Despite the conjoined practices cosmological implications and its proven ability to enhance the skills of its practitioners, most contemporary martial artists, especially those who train in non-traditional styles or whose focus is on combat sports like mixed martial arts, remain unconvinced of the ancient practices functional value. Consequently, lingering suspicion about its nonessential nature has prompted “modernists” to add it to a growing list of traditional practices that failed to make the cut, and for all intents and purposes have been cast aside making them likely martyrs that are in danger of being blown away by the cyclonic winds of change.
Only time will tell whether or not the dual practice’s exclusion as part of the training regimen of the modern day warrior is merely a temporary repudiation of the ancient tradition that is limited to the current generation… or whether the time-honored practice will eventually become a permanent part of martial art’s forgotten past and forever fade into the annals of history.
Speaking as one who subscribes to the notion that helping and healing creates counteractive energy that helps mitigate the negative energy that is created when we injure or kill, and who not coincidentally practices both healing and martial arts. I can honestly say that the integrated study of the two arts has afforded me unforeseen physical mental and spiritual benefits.
Whether you are thinking about unifying the two arts for practical reasons or the intangible benefits to one’s psyche that are reflective of the integration of the two practices, I highly recommend integrating martial and healing arts for anyone who is seriously interested in experiencing first hand the reasons why in generations past combining the two arts was an integral part of the martial arts curriculum.
Thomas Richard Joiner, Shihan 6th Dan Chinese Goju Martial Arts
Thomas Richard Joiner, author of the Warrior as Healer, Blending Botany and Budo, and Chinese Herbal Medicine Made Easy, is a Shihan sixth-degree black belt in Chinese Goju Martial Arts and has received certification in Tien Tao Chi Kung, as well as being a graduate of the Institute of Traditional Chinese Medicine New York City. He has conducted advanced study in traditional Chinese medicine and acupuncture at the Academy of Chinese Culture and Health Sciences in Oakland, CA, trained in Chinese Herbology under Dr. Lai Fu Cai as well as studying at the Institute of Chinese Herbology in Berkeley, CA. Thomas’s martial arts education includes training in Wing Chun Gung Fu with Sifu Ralph Rodriquez, Sifu Lee Moy Shan and the late Grandmaster Moy Yat. In addition he has studied Taoist Esoteric Yoga Micro-cosmic orbit meditation, Iron shirt Chi Kung and Seminal Ovarian Kung Fu with Mantak Chia, as well as training in Chinese Goju Martial Arts under Grandmaster/Shidoshi Ron Van Clief.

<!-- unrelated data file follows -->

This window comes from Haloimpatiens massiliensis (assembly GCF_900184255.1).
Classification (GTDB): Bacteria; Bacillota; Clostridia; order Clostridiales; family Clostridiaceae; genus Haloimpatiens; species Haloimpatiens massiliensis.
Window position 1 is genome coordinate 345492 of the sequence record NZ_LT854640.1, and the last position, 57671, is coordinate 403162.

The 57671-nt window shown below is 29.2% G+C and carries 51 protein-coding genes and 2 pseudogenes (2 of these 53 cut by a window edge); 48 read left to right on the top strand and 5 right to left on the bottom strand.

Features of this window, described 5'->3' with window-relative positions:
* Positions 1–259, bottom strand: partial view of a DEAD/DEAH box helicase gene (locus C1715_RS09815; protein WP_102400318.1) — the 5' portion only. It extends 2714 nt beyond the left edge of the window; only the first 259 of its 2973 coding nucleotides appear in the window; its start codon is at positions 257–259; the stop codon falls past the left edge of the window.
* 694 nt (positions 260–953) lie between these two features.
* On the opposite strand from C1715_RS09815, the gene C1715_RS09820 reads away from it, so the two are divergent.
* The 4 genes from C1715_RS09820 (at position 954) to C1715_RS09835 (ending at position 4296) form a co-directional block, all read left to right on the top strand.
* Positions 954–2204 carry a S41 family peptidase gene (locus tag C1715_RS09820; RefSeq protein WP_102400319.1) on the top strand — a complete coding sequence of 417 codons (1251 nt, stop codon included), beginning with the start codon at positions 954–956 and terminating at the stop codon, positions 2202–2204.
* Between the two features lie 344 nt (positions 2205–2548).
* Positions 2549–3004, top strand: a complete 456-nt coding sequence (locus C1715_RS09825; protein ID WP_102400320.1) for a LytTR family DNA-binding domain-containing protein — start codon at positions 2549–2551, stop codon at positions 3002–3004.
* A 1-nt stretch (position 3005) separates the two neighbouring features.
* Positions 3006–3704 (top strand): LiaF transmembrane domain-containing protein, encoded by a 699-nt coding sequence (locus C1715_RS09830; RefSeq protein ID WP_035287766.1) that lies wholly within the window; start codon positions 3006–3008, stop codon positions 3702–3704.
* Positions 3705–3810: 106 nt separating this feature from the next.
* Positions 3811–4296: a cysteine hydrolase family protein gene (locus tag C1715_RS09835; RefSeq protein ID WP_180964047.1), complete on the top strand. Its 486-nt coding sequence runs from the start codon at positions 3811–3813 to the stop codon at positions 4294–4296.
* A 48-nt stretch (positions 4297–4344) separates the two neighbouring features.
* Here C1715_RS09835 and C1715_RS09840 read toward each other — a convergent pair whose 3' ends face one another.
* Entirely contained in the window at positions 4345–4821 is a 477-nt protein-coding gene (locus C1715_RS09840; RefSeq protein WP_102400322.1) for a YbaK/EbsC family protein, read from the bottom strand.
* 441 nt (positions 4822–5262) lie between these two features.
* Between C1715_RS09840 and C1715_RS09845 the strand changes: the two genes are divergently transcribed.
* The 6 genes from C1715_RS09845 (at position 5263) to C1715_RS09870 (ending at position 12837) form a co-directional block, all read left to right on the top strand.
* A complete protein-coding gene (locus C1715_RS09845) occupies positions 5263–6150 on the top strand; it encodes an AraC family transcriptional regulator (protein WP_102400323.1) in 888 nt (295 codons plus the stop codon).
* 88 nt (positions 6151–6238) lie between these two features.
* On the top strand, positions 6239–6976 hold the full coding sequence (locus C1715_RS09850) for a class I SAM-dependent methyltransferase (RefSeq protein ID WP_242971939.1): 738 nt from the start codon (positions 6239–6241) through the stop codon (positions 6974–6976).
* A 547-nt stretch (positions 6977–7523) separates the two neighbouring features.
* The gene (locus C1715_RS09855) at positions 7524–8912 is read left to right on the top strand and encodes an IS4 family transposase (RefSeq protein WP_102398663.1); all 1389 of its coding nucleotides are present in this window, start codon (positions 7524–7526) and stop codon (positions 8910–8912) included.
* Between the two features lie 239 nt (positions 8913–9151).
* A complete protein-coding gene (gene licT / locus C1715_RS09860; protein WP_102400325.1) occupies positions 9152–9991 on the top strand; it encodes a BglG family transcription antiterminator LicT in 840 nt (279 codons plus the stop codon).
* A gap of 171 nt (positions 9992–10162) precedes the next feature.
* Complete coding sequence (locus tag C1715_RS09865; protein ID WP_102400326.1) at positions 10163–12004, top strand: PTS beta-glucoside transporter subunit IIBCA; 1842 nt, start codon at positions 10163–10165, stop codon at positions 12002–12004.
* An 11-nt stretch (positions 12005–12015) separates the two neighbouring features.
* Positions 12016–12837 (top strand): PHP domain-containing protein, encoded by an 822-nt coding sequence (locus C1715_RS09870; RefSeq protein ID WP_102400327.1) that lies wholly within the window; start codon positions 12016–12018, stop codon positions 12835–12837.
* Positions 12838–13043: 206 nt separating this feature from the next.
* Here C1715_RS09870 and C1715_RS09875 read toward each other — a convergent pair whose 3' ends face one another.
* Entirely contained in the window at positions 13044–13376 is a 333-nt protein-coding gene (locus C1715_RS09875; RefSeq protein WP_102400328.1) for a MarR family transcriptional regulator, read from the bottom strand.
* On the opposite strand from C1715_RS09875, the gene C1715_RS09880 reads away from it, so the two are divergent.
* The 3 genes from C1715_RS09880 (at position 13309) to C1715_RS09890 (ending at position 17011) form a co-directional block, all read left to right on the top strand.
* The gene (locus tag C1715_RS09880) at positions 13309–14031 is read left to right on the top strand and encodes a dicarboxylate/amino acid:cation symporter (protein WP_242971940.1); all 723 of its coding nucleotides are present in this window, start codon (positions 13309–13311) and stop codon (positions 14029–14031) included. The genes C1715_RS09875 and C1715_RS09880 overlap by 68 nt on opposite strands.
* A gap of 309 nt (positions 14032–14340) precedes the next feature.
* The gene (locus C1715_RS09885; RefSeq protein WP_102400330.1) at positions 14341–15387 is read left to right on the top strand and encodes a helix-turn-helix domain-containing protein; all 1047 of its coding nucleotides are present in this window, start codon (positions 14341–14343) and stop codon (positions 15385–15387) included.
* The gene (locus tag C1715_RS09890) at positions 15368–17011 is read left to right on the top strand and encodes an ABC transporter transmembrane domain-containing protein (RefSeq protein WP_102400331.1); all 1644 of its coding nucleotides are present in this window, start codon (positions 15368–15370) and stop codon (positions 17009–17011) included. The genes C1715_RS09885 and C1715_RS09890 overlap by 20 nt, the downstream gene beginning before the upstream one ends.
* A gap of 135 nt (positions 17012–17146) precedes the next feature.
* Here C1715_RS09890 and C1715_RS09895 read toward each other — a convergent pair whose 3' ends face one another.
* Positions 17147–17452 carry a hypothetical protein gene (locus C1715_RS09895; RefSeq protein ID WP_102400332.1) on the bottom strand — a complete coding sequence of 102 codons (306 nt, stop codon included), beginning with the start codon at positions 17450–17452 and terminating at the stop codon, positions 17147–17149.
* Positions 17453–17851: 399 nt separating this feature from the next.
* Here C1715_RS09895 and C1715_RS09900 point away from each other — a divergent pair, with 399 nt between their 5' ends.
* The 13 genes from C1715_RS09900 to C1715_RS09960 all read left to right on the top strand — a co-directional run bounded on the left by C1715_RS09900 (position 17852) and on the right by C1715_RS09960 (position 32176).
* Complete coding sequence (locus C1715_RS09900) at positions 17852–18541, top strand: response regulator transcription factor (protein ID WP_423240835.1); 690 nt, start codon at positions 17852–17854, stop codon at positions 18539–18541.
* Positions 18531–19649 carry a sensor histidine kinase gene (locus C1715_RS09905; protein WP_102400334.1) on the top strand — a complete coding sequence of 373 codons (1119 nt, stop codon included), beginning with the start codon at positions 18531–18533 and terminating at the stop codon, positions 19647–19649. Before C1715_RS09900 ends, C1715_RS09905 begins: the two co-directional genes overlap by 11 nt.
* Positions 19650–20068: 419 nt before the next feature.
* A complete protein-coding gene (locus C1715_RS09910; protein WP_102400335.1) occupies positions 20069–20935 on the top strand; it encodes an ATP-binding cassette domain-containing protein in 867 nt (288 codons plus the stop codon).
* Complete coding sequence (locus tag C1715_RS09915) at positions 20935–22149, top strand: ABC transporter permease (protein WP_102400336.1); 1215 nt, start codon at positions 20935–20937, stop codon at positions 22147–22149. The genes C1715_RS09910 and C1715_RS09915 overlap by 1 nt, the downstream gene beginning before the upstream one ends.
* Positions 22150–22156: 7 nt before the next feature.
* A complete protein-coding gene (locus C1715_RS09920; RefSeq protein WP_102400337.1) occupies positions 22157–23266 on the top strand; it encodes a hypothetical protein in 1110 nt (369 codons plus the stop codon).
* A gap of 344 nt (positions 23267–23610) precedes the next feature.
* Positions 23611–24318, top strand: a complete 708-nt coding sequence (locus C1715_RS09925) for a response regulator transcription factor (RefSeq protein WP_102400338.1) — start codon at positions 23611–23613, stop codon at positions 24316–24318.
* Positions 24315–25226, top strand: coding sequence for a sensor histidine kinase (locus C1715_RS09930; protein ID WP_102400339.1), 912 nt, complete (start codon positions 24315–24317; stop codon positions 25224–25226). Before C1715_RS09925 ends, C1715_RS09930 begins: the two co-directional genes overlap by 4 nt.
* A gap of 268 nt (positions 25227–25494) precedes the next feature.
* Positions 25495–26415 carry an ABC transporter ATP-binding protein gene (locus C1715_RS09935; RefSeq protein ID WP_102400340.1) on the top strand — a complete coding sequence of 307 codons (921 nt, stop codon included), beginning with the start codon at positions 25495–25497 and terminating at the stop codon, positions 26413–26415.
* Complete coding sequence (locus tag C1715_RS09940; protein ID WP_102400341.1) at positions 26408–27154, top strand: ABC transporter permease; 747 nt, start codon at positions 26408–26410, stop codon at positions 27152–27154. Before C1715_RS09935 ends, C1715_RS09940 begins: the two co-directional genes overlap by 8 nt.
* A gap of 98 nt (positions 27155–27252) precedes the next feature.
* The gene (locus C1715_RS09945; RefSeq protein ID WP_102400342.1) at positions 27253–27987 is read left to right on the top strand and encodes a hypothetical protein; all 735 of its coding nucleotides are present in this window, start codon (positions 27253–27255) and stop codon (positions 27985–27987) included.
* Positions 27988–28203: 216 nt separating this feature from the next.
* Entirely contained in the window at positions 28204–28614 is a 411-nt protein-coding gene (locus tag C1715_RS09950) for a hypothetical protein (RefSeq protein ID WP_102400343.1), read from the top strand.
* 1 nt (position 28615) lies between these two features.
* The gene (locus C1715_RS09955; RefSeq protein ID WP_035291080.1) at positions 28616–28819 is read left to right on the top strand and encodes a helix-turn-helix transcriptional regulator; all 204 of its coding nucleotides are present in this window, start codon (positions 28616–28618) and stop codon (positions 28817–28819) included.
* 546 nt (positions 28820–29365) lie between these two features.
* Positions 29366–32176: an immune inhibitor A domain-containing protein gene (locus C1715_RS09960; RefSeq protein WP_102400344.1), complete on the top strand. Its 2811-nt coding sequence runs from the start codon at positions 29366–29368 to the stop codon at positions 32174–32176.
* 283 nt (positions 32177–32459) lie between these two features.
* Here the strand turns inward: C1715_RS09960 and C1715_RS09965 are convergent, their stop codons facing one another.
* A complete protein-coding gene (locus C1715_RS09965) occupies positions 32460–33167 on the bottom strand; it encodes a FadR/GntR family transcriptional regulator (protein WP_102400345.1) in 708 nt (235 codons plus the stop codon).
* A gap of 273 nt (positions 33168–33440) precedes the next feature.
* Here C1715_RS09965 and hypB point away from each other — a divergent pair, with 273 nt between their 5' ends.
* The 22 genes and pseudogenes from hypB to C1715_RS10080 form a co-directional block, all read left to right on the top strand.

Sensei Joiner’s books provide extensive insights into the centuries-old practice of incorporating herbs into your martial arts training as well as making available prescriptions for many of the legendary and most highly regarded formulas used in Asian Martial Arts for treating injuries as well as enhancing one’s training.
Sensei Joiner has been a practicing Chinese Herbalist for nearly two decades, and is the founder of an online mail order company Treasures From the Sea of Chi which specializes in traditional Chinese herbal formulas used in martial arts training. If you would like more information on herbal practices in the martial arts, Sensei Joiner can be reached at his company email: firstname.lastname@example.org.